Munro & Associates Display Ducted-Fan System
by ANN Correspondent Evan Sweetman
The future of General Aviation may very well be at Oshkosh next
year... and if Sandy Munro and his company -- Munro &
Associates -- has anything to say about it, they'll point to their
concept of a ducted-fan aircraft powered by an automotive
The prototype, called Paradigm, is on display at Oshkosh this
year, and running two shows a day. Munro's concept is based around
the idea that a car engine requires much less maintenance than an
"The way we see it a car engine is good for about 150,000 miles.
We figure this engine is doing the equivalent of 35 miles per hour,
so the engine should last about 3,000 hours. But the engine only
costs $5,000 out of the crate. That's cheaper and easier than
rebuilding an engine," Munro said.
The basic concept behind Paradigm is to create an aircraft that
is user- and eco-friendly, quiet and safe. Using the automotive
engine will not only cut down on noise, but will also allow the
aircraft to either run on unleaded gas or ethanol, depending on the
engine they use in the production model.
Paradigm will fly with Highway in the Sky and automatic plane
technologies. A new artificial horizon system has also been
developed by Munro which uses a laser to project a red line across
the instrument panel.
"This could also be used to print warning messages to the pilot,"
Munro said. "This is the sort of stuff that Kennedy needed."
Munro says the ducted-fan pusher configuration of the engine
will increase safety of Paradigm as a family aircraft.
His concern was mothers would not want children near a standard
tractor propeller. The ducted fan also will assist in reducing
While Munro has met with the FAA as recently as March and later
last year in November, he will have to meet with them again as GM,
who supplied the V-6 Corvette engine being used at Oshkosh, has
backed out of the program for unspecified reasons.
As a result, Munro has been pursuing Japanese car manufacturers.
He has confidence in their support.
"The Japanese see their business differently. They say they are in
the 'Transportation' industry, and not just the car industry,"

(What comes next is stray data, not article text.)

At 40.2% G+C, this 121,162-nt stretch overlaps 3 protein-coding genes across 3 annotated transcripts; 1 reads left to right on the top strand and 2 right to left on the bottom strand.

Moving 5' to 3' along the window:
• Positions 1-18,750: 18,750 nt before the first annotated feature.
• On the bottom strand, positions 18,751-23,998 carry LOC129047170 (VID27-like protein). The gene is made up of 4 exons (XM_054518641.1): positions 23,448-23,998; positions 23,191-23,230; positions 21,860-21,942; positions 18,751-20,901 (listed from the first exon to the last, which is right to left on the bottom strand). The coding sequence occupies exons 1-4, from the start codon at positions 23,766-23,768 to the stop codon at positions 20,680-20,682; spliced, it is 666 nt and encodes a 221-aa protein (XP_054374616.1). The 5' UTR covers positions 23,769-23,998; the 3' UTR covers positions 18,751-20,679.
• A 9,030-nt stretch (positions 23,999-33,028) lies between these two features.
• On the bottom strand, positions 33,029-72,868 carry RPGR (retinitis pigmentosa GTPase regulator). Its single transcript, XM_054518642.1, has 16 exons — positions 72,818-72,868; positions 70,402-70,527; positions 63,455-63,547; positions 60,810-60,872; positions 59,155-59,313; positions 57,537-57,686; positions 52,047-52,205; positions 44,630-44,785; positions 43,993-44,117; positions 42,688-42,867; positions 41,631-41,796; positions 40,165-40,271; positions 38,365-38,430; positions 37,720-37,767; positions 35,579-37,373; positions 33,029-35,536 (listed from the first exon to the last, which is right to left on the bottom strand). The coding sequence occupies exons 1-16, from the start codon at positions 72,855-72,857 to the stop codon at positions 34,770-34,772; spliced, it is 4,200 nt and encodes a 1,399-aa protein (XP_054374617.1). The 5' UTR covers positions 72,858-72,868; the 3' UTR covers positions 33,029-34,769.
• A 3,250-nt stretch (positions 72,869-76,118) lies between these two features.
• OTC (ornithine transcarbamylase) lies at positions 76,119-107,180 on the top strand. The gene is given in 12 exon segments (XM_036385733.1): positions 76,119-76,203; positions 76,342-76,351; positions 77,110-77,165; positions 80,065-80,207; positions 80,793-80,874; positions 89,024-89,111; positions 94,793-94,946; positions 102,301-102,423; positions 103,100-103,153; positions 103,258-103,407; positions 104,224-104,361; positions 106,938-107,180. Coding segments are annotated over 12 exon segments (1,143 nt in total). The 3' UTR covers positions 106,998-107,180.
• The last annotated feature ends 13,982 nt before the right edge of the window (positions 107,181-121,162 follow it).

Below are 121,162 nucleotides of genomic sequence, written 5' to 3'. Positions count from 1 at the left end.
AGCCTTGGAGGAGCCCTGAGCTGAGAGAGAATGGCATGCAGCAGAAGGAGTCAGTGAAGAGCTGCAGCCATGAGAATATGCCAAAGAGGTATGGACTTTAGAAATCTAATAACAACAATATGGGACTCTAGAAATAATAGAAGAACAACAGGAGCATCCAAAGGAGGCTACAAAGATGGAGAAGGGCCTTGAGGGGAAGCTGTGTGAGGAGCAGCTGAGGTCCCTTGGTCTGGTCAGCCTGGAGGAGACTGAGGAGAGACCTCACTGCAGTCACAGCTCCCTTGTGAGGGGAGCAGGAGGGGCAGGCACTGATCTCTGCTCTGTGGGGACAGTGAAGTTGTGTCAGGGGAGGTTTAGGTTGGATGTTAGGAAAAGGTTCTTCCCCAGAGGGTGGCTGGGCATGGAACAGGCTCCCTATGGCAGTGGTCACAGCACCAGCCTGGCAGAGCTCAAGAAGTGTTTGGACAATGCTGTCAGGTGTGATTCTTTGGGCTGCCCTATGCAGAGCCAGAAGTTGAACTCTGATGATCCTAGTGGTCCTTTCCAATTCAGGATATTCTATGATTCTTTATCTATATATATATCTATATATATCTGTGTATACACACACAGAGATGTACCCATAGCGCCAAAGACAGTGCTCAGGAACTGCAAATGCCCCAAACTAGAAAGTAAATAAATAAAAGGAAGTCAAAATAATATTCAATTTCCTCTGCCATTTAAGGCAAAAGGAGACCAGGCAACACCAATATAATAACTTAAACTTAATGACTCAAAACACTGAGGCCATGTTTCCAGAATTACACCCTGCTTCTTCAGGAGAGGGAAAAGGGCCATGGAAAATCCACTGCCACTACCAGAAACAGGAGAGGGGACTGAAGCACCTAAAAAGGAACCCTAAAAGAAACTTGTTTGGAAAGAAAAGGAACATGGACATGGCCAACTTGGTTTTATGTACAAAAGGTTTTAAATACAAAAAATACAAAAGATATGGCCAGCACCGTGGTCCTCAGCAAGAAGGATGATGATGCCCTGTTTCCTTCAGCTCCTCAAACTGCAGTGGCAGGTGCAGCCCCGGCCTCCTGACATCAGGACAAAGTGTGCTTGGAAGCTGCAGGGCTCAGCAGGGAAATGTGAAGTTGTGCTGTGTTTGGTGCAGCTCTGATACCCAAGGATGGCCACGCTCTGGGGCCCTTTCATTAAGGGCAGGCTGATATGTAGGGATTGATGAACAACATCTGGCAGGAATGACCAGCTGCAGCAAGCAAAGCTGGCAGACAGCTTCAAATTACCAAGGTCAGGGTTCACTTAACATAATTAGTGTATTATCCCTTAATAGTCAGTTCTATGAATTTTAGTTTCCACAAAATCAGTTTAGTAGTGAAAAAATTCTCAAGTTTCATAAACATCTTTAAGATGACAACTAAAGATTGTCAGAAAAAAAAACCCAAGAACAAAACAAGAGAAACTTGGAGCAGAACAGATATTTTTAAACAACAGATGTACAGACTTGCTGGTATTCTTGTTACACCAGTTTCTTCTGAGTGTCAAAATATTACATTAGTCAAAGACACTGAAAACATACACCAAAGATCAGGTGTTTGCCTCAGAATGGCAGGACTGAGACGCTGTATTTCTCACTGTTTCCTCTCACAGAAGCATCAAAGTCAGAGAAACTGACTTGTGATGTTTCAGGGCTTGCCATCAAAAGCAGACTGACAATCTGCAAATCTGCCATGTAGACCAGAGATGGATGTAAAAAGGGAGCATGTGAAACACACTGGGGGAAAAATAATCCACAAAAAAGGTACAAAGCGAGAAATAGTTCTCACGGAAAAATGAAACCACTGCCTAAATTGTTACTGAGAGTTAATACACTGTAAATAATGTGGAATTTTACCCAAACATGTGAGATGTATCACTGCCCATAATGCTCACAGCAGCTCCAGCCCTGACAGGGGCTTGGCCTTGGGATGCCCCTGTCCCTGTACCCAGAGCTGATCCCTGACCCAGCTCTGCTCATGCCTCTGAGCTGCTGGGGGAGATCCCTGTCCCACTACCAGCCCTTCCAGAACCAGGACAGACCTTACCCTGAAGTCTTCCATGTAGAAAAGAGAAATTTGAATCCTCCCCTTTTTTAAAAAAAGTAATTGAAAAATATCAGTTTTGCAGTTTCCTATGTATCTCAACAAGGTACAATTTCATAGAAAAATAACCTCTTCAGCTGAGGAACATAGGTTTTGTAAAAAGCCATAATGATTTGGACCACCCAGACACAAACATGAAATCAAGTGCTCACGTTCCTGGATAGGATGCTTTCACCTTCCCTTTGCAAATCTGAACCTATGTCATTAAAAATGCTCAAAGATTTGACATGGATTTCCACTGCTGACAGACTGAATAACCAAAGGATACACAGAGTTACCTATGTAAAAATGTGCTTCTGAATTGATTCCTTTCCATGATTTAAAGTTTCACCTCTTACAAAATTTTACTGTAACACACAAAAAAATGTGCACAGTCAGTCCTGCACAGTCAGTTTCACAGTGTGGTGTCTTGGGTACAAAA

Munro is trying to learn as much as possible from the engines
"Last year we tore apart about forty or fifty car engines to
find new features," Munro said.
He believes the engine will need to run at approximately 3500rpm
producing 900lbs of thrust to fly. 4000rpm would be the optimal
full-power for the engine, providing 1200lbs of thrust.
The engine on display at Oshkosh idles at 650rpm, and for the
display he bumps it up to 1200rpm to demonstrate the amount of
sound the fan produces. He has the radiator fan shut off for the
demonstration as it doubles the noise level. As it is, he can speak
clearly over the sound of the fan and be heard from 10 yards
Inspiration for the design came from the Republic Sea-Bee. It is
the simplistic construction of tubular aluminum and spot-welding of
the Sea-Bee that Munro wants to copy for Paradigm. These were the
same design features which led to the FAA halting production of the
According to Munro, when his team took apart a SeaBee they found
no structural problems in sealed parts of the aircraft. When they
spoke to SeaBee pilots, they found the only issue with the aircraft
was structural fatigue below the engine.
"When we told them most of the airframe was spot-welded, they
were surprised. They had no idea," Munro said.
The issue Munro faces in the near future is finding a financial
backer for the airframe. "I don't just want money from anyone. I
want someone who wants to make a change, someone who wants to leave
a legacy," Munro said.
He believes once Paradigm enters production, his company will be
able to sell in the range of 60,000 aircraft.